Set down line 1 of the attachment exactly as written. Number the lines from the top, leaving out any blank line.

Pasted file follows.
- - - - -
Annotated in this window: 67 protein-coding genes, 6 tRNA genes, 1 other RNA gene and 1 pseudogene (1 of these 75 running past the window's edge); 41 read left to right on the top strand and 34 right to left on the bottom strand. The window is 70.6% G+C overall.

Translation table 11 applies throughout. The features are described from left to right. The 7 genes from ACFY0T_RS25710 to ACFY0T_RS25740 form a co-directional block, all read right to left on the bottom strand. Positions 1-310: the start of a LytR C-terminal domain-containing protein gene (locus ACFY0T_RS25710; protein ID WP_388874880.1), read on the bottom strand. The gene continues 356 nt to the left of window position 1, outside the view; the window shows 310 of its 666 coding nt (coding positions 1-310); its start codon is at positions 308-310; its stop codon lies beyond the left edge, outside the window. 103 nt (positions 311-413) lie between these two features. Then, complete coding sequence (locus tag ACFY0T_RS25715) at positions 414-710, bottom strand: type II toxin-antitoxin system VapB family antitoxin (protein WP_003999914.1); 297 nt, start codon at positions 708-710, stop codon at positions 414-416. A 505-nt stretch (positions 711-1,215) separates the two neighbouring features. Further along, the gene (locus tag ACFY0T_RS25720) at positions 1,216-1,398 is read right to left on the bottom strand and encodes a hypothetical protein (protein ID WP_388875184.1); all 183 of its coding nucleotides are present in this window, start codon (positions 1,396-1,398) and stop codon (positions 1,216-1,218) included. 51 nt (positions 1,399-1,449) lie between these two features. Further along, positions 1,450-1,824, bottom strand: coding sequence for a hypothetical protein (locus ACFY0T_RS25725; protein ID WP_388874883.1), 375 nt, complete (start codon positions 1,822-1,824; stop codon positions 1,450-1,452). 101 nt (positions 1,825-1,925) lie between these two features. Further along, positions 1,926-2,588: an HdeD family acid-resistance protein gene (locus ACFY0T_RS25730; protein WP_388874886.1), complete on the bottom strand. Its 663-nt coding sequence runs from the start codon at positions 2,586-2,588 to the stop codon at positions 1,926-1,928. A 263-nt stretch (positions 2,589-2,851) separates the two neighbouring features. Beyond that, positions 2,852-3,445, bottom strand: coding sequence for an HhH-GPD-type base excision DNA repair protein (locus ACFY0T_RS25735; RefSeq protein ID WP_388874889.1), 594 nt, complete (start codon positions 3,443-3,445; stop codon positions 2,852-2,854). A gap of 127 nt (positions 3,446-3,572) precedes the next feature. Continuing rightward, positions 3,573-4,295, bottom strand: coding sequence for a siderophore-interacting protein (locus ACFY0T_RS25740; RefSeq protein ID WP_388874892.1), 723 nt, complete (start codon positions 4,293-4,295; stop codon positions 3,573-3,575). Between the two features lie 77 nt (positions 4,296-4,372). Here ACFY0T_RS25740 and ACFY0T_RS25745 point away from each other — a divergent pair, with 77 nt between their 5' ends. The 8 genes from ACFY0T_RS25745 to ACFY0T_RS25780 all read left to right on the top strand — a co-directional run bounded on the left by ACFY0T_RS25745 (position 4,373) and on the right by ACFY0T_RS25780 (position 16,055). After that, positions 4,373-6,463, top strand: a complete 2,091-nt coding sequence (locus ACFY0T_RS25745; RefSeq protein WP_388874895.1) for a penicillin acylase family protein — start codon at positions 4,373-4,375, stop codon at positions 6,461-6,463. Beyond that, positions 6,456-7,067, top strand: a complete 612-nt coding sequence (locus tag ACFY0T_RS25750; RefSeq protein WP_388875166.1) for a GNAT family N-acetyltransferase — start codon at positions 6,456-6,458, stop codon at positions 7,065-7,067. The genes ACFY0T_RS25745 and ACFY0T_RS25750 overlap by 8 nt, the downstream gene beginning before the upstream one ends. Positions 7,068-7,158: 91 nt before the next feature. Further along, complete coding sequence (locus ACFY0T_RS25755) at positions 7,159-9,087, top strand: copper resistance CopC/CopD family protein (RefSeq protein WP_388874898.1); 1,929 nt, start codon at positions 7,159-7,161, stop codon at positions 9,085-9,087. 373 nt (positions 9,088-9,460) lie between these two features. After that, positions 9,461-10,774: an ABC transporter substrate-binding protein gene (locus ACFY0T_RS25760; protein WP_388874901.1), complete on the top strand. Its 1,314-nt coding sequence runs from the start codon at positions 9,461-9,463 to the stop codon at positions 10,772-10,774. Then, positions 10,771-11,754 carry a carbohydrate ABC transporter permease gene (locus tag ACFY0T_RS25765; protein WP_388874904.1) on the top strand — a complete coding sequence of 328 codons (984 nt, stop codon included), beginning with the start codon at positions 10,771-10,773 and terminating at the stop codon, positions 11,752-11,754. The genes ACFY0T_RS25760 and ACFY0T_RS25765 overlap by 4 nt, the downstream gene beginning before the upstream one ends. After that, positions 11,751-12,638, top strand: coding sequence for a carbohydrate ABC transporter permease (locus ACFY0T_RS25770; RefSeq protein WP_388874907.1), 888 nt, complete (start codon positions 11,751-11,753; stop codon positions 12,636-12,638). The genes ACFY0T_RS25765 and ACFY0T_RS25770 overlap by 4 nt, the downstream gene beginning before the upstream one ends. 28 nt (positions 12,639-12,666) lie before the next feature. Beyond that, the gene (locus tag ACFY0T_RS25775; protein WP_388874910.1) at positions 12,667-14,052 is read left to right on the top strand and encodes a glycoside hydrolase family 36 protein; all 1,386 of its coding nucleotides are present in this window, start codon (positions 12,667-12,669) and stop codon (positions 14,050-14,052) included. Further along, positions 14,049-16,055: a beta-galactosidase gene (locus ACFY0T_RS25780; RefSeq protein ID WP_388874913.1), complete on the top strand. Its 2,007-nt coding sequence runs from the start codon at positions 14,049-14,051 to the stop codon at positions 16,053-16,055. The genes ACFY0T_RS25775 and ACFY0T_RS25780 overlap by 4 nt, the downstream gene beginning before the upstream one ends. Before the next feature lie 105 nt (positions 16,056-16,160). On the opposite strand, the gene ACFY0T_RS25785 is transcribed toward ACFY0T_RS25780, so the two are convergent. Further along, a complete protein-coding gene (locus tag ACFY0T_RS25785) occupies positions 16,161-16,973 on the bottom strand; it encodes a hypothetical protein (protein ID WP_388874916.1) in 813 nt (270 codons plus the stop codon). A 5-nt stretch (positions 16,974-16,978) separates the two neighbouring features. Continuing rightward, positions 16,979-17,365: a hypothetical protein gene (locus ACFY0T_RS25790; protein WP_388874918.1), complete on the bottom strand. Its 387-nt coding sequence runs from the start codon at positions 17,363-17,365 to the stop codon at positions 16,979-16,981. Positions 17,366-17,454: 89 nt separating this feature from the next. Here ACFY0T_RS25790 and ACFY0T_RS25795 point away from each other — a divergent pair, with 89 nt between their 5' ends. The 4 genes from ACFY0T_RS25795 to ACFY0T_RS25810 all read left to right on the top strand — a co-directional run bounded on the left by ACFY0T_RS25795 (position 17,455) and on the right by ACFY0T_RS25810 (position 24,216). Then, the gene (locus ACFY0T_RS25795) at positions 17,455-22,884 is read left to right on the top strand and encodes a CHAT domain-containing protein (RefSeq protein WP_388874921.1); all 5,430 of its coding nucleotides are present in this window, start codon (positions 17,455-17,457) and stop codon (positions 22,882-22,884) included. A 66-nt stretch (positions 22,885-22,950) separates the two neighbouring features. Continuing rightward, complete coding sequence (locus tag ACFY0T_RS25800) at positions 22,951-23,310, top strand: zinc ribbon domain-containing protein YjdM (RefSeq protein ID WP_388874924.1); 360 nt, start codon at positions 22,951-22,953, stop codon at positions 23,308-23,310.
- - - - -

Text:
Annotated in this window: 67 protein-coding genes, 6 tRNA genes, 1 other RNA gene and 1 pseudogene (1 of these 75 running past the window's edge); 41 read left to right on the top strand and 34 right to left on the bottom strand. The window is 70.6% G+C overall.